Richard Barrett's new orchestral work, NO (Resistance and Vision, Part 1) is an impressive and powerful piece that, as its title suggests, challenges all involved.
Richard Barrett's new orchestral work, NO (Resistance and Vision, Part 1) is an impressive and powerful piece that, as its title suggests, challenges all involved. When a composer takes on the world in the ways that Barrett does, he inevitably takes risks. The anti-Iraq War stance outlined in his programme note seems to have ruffled a few feathers at the post-Hutton BBC.
At least the offending passage survived into publication (with a disclaimer). What didn't was the self-interrogation: "What kind of sound-forms could articulate a response to this time, this place, this bombardment by lies and escapist trivia?"
So, what kinds of "sound-forms" can be found in NO? Barrett uses a very large orchestra, and while he doesn't disperse it in any radical way, the string section is sometimes divided up in new ways. The resulting textures are often fresh, though I didn't catch much of the promised spatial movement of sounds.
The 23-minute work is divided into six sections. Held pitches provide some reference points; complex material can be subject to regular repetition, and there are moments of surprising consonance. But that is not to deny the work's challenges, to performers and listeners.
Each performer's individuality is stressed by Barrett in his note, in line with his political message, and parts are sometimes ferociously hard. Glum faces at the end didn't, however, suggest that the BBC SO musicians felt that they had invested much of themselves. But they and Tadaaki Otaka did seem to have done a professional job.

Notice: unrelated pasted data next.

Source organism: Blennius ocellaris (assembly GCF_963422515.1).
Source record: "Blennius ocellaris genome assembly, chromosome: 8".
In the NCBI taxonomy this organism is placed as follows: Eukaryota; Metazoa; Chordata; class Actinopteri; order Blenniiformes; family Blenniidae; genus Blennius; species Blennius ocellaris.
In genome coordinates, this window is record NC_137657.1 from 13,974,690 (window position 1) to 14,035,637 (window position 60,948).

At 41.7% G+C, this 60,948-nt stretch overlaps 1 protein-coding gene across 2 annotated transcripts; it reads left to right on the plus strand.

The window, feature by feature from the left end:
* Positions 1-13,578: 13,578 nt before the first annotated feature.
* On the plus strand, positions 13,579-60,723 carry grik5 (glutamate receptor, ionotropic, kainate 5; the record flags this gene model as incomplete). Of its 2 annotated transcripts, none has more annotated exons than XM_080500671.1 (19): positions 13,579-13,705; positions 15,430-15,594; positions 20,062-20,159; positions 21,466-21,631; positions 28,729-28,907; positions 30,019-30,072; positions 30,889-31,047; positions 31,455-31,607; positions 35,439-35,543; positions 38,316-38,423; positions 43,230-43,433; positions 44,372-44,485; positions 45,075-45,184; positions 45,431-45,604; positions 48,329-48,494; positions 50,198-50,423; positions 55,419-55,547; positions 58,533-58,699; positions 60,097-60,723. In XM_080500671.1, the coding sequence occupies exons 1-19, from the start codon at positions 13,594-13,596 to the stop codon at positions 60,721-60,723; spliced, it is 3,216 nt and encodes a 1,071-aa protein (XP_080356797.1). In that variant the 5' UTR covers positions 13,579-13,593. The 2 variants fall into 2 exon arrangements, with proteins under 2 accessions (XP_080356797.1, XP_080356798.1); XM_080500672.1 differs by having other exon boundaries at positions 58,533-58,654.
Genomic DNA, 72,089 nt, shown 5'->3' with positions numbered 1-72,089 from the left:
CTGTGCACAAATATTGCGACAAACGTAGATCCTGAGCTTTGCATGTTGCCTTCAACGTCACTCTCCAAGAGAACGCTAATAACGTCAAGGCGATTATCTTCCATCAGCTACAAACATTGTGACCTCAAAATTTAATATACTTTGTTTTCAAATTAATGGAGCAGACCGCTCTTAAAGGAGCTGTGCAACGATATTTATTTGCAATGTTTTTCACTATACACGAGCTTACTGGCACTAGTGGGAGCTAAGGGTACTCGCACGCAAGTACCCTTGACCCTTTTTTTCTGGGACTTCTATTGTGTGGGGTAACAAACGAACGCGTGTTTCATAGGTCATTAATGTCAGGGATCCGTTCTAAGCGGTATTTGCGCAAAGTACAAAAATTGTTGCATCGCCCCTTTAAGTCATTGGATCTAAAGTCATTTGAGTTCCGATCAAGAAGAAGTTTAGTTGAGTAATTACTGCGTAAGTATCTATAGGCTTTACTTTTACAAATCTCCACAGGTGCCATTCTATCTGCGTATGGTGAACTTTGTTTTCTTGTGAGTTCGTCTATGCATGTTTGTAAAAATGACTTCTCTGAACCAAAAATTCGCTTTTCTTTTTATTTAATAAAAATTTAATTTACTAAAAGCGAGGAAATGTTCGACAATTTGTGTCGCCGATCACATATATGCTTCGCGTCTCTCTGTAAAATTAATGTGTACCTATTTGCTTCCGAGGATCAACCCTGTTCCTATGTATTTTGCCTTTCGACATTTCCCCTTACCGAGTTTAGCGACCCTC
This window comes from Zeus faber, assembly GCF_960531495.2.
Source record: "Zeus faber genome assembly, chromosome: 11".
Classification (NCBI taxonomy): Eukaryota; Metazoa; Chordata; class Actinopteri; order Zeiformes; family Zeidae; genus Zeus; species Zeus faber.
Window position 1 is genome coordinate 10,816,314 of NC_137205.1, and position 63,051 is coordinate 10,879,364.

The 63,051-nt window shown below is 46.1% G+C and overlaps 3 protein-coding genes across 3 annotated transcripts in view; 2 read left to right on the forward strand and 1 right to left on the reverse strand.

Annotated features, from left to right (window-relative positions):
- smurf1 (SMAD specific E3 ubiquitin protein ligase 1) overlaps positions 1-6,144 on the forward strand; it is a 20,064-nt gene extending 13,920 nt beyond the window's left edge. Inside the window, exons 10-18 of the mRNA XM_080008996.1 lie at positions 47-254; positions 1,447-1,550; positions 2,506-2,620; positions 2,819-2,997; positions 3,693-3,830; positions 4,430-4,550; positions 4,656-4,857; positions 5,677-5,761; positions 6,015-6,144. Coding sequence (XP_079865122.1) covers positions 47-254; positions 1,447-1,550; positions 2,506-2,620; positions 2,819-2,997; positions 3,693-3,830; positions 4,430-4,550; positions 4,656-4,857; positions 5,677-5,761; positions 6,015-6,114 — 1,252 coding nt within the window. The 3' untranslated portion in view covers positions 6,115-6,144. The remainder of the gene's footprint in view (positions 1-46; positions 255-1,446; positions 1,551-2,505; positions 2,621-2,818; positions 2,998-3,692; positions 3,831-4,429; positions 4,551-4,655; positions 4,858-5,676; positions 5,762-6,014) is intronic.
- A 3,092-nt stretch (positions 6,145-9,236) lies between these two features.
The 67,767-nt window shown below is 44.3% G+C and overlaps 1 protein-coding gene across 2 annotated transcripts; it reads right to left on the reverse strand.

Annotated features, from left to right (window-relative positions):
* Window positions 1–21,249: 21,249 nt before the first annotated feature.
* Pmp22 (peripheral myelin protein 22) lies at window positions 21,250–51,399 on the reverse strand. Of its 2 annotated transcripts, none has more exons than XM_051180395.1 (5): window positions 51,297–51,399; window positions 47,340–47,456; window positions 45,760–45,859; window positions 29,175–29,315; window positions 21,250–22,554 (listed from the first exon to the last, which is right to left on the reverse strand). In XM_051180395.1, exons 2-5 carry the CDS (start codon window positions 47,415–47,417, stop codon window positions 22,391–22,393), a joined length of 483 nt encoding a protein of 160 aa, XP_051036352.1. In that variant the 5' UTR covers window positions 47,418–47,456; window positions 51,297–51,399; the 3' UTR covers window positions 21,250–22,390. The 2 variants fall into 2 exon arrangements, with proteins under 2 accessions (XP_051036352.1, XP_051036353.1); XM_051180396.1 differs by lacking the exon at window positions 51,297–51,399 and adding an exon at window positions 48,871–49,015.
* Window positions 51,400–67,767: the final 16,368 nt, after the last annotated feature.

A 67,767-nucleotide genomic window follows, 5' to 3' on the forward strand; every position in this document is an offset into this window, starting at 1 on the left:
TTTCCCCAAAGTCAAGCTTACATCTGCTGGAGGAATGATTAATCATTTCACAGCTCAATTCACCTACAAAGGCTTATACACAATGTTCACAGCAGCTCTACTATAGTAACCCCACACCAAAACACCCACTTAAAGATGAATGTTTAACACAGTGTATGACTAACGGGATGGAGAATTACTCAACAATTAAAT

As for the listener, on a first hearing, it's easier to focus in on the more obviously spectacular moments - a rude pair of contrabass clarinets, a horn melody beautifully unfolding in the mêlée - than to follow the work's six-part structure. The bleak expressive message is, though, pretty clear. We need to hear NO again soon, and I look forward to the cycle of pieces, including a theatrical work, of which it will form a part.
Meanwhile, the BBC illustrated the conservatism of present orchestral repertoire discussed in Barrett's pre-concert talk by anachronistically devoting the rest of the concert to Prokofiev and Rachmaninov. Simon Trpceski was the brilliant, but never shallow, soloist in Prokofiev's Third Piano Concerto, though its first movement was taken so fast that the orchestra had trouble keeping up with him. But even Otaka's strong grip on structure couldn't save Rachmaninov's First Symphony from sounding sprawling and only fitfully inspired.Reuse content